31 August 2013

Restored Neon Signs Back on Long Island Restaurant

The new lease-holders on the Long Island Restaurant space on Atlantic Avenue have returned the iconic space's neon signs to their rightful place on the east and north sides of the corner building. The signs were removed back in June. Many thought they were gone for good. But the people who plan to open a new restaurant and bar in the old space—which has lain dormant for many years—reassured the concerned public that the signs were being refurbishing at the Manhattan neon outfit Let There Be Neon.

24 August 2013

Lost City Asks, "Who Goes to La Grenouille?"

It took me 25 years of living in New York to get to La Grenouille. Now that I've been, I will be back many times. It easily established itself within five minutes as one of my favorite New York restaurants. There's some sort of magic going on in that beautifully lit, flower-strewn place—a combination of lighting, service, decor, food, conversation and company—that makes life good for the couple hours you're in there. Unlike most of the hot new restaurants today, La Grenouille sends me away becalmed, happy and satisfied. I don't mind spending $100 there on a dinner with that payoff.

Here is my Eater column:

20 August 2013

Lost City: Wisconsin Edition: The Hob Nob

The Hob Nob is a classic Wisconsin supper club that sits alongside Lake Michigan in a lonely stretch of rural highway between Racine and Kenosha. Is was founded in 1937 in downtown Racine by the Higgins family. In 1954, it moved to its current location. It is currently run by Mike Aletto and Anne Glowacki. Like all supper clubs, it serves things like steaks, seafood, prime rib, and Friday fish fries, along with old school cocktails, in a comfortable, homey, and hopefully old-fashioned atmosphere.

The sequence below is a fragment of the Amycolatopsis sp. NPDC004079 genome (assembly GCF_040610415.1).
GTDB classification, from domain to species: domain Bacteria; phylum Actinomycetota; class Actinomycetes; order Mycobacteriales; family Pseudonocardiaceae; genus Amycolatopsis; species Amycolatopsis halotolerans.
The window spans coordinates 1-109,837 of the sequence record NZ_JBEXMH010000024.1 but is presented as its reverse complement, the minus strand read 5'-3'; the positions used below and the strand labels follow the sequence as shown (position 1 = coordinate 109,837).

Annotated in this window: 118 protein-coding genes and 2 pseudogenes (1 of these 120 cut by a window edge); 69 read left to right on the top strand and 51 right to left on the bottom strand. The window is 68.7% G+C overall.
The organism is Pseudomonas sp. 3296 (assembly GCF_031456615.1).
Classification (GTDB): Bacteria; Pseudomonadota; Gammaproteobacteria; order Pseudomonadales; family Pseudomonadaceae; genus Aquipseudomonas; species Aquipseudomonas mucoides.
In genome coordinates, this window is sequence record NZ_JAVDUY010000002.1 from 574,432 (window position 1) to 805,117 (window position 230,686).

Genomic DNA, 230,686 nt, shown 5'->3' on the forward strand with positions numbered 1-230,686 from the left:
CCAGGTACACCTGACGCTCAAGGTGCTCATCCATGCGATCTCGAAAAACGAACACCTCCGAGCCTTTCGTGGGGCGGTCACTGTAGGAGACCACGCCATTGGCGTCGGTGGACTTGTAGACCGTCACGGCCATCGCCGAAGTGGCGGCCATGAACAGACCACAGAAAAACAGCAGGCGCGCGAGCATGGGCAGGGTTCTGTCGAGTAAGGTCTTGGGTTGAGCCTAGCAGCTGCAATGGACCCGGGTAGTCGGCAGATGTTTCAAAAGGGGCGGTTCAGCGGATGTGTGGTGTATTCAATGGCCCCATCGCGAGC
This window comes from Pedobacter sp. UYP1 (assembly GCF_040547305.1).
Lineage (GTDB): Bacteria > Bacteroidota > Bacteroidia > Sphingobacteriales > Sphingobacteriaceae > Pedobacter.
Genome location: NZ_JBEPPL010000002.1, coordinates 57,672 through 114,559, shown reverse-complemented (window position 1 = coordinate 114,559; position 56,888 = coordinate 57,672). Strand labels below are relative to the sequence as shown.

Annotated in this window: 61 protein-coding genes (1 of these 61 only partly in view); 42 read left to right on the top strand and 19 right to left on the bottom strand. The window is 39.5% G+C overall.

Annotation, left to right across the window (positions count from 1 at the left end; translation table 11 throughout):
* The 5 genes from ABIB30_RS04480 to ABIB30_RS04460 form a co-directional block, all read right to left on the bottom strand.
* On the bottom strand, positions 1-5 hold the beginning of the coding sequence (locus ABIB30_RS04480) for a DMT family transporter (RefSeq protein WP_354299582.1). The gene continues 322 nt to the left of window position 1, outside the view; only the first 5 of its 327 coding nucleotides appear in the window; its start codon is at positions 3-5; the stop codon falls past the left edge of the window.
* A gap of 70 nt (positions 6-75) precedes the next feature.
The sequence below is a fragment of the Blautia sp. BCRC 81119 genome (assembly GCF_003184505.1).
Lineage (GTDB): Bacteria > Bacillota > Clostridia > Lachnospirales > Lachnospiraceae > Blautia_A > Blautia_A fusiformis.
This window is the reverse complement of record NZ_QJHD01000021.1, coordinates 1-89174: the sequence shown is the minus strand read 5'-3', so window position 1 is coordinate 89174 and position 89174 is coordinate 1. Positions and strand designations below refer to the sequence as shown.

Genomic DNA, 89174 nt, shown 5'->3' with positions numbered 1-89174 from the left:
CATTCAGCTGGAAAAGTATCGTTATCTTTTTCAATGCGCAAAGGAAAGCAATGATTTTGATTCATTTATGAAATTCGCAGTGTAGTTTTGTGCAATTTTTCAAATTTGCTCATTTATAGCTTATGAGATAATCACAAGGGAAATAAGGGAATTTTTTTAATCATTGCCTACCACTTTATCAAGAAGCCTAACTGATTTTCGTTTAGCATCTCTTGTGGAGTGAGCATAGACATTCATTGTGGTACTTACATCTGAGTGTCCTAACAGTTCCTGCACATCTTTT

14 August 2013

Old Schrafft's Building Destroyed

A reader wrote in in dismay last week to report that workmen were tearing down a one-story structure at 155 E. 79th Street between Lexington and Third that used to be an outpost of the once prominent New York eatery chain Schrafft's. He sent the above photo, which—sadly—was taken after the structure was on its way out.

"This was a charming one story building, set between two residential buildings, that was a kind of white stone, art-deco castle," he wrote. "It was, I believe, built to be a Schrafft's, but had been an antique shop for many years. You can see it as a Schrafft's in the opening shot of the 1959 Doris Day film 'Please Don't Eat The Daisies.'... This little treasure should have been preserved."

Elliott Galeries, the antique shop of which he spoke, announced on its website that it had moved to Brooklyn. According to the site, Elliott moved into the space in 1979. Here's a picture of the lovely little building when Elliott possessed it:

13 August 2013

Jackie's Fifth Amendment, Classic Brooklyn Dive, to Close

Mars Bar. Holiday Cocktail Lounge. Blarney Cove. O'Connor's. Now Jackie's Fifth Amendment.